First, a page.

April 8, 2014; St. Louis Post-Dispatch

Among the most punitive components of welfare reform from the 1990s was the lifetime ban on food stamps for people who had been convicted of a drug-related felony. That’s right, a lifetime ban. It’s easy to forget how many elements of the Personal Responsibility and Work Opportunity Reconciliation Act of 1996 were punitive or enabled states to be punitive toward TANF recipients, including individual and family caps on assistance, incentives for even more restrictive state benefits, and more.

Gradually, many states have done away with the food stamp ban for drug felons, but ten states still maintain this policy, including Missouri. Writing for the Post-Dispatch, Marie French tells the heart-rending story of Christine MacDonald: blind, out of work, with a newborn son, and waiting for food at food pantries because, due to a drug conviction, she was not allowed to receive food stamps. “You couple finding a job with a criminal record, with having no eyeballs, you’re going to face some societal barriers,” McDonald said to French. “If I would’ve killed someone I could’ve gotten food stamps.”

Now, the Missouri state senate has approved a bill to loosen the restriction, and there are indications that the legislation has bipartisan support in the Missouri house. McDonald has been testifying on this issue since 2008, noting that most people weren’t even aware of the lifetime ban. The Missouri bill would allow people with drug convictions to become eligible one year after their conviction or after their release from prison. Three drug-related convictions, however, ends you up with a lifetime food stamp ban. The bill passed with Republican support, particularly after Senator David Sater added the three-strikes amendment. French reports that four Republican state senators voted against it, including Will Kraus, who voted no because of his contention that the food stamp program has a significant level of waste and fraud already.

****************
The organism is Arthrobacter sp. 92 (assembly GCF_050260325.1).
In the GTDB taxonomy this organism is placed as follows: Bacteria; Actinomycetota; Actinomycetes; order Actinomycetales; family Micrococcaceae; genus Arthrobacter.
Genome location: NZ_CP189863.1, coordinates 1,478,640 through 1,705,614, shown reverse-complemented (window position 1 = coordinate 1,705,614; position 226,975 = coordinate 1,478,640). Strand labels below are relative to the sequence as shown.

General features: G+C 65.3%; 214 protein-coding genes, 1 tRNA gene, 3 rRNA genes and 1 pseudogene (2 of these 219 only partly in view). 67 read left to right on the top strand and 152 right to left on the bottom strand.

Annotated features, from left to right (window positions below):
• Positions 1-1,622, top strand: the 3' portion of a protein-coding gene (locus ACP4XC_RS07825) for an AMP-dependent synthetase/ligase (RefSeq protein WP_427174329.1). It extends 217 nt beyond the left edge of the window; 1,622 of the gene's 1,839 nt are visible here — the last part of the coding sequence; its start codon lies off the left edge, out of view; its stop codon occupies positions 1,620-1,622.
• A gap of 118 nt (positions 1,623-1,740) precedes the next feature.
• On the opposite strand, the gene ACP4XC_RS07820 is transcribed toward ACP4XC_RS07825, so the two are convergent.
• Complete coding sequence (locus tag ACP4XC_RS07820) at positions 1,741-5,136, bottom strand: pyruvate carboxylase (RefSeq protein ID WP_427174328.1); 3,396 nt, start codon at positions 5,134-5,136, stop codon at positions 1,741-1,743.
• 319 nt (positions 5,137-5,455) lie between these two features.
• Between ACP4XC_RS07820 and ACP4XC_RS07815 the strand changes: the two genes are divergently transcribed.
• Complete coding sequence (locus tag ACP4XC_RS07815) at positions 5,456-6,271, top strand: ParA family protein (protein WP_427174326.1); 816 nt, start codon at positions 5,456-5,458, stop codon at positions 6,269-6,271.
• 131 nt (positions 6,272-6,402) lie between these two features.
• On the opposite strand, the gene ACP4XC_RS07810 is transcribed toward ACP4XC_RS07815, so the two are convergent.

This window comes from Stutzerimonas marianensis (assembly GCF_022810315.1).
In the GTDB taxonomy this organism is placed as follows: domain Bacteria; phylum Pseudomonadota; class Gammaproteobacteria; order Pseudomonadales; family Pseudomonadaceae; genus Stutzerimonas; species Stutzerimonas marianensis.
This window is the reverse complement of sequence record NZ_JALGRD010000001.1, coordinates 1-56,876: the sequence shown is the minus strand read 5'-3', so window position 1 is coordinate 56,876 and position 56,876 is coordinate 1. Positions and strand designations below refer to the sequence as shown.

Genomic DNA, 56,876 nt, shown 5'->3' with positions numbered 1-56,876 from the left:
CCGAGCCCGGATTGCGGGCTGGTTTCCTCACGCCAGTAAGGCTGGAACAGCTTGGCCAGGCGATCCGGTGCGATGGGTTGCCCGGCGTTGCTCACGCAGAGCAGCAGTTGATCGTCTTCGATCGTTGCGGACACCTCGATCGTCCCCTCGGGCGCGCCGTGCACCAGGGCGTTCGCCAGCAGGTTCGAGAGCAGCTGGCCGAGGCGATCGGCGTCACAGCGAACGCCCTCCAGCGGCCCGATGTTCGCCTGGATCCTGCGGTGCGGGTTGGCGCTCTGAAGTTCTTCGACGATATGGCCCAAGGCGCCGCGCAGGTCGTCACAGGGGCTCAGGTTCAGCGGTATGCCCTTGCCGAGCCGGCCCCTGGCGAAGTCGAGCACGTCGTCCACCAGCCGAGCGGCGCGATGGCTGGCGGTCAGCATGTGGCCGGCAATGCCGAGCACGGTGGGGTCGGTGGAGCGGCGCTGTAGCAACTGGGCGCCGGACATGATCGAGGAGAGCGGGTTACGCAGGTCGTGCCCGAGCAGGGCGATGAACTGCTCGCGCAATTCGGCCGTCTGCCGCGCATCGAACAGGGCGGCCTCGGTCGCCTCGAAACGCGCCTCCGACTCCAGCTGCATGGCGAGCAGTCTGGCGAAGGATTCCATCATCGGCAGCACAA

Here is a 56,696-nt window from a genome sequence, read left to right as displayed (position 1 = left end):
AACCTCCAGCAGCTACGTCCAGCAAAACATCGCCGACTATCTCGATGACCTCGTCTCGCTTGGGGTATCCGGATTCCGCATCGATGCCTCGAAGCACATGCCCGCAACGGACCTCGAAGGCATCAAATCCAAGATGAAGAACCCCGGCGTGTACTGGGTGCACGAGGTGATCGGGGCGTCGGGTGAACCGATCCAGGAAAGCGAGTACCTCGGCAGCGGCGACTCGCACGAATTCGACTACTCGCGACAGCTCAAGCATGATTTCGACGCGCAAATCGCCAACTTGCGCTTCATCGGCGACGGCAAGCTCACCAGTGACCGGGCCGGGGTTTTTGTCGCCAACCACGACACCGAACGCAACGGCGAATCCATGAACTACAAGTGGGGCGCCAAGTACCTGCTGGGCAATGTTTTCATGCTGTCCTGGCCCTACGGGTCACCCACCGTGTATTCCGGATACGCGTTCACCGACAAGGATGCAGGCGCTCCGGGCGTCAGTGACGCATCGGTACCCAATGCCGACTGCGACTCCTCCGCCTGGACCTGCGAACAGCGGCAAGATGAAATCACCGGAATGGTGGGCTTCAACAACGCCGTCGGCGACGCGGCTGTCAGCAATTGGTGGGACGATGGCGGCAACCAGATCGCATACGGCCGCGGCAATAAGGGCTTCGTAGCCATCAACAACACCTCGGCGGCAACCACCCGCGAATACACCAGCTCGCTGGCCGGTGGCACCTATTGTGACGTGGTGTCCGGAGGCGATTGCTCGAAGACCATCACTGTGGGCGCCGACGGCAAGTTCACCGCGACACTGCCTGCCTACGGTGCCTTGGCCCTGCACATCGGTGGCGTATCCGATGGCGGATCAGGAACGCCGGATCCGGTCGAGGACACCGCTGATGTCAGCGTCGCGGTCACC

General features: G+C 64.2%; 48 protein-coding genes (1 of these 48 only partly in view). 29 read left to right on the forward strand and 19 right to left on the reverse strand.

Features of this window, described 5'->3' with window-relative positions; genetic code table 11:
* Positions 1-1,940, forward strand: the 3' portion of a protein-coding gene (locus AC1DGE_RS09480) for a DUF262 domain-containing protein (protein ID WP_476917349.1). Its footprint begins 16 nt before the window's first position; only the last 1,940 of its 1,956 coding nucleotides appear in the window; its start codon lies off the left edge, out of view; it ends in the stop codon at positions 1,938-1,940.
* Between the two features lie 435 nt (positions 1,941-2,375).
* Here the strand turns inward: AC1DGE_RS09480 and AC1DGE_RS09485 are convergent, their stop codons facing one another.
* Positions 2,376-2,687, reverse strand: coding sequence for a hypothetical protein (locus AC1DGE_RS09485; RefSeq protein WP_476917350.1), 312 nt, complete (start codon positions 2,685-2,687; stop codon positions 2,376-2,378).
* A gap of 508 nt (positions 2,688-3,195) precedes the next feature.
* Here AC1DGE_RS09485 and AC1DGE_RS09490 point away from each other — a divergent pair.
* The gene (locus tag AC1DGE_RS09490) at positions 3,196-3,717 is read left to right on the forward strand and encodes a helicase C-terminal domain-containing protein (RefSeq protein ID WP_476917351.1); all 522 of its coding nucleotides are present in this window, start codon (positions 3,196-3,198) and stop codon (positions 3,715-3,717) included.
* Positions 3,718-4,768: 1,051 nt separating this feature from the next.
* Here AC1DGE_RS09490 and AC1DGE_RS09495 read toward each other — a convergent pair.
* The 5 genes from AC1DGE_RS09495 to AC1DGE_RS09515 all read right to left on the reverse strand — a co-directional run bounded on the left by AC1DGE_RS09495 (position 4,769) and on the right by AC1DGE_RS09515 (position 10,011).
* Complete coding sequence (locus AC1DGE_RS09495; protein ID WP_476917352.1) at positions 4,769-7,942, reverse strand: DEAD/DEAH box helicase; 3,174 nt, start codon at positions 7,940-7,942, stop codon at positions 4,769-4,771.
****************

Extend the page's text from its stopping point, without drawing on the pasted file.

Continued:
Some Democrats acknowledge what McDonald knows, that providing food support helps stabilize individuals and families and reduces the likelihood of relapse. “If we take care, nurture the person, we keep the disease of addiction at bay,” McDonald added. “If you can’t feed yourself or your family, out of frustration you’re going to go back to the drugs, back to whatever criminal acts get the money for the drugs.”

McDonald herself is a case study that a drug conviction need not be a life sentence. Out of jail since 2004, blind since 2006, McDonald now runs a nonprofit called Christine’s Vision, through which she advocates for the homeless, recovering addicts, ex-offenders, and persons with disabilities.

Among the states that maintain this ban are Georgia, Texas, West Virginia, and Delaware. Rather than waiting for a state-by-state removal of this antediluvian policy, Congress could take action and prohibit food stamp bans for people convicted of drug felonies. But it hasn’t acted. Think about our national policy regarding the treatment of people convicted of drug offenses. They may be sent to prison and serve what could be long sentences. But on their release and supposed rehabilitation, the nation says to them, as Celia Cole, CEO of the Texas Food Bank Network, put it, “‘You made a mistake. You paid your debt to society. We’re letting you re-enter society, but you can’t eat?’…It doesn’t make sense.”—Rick Cohen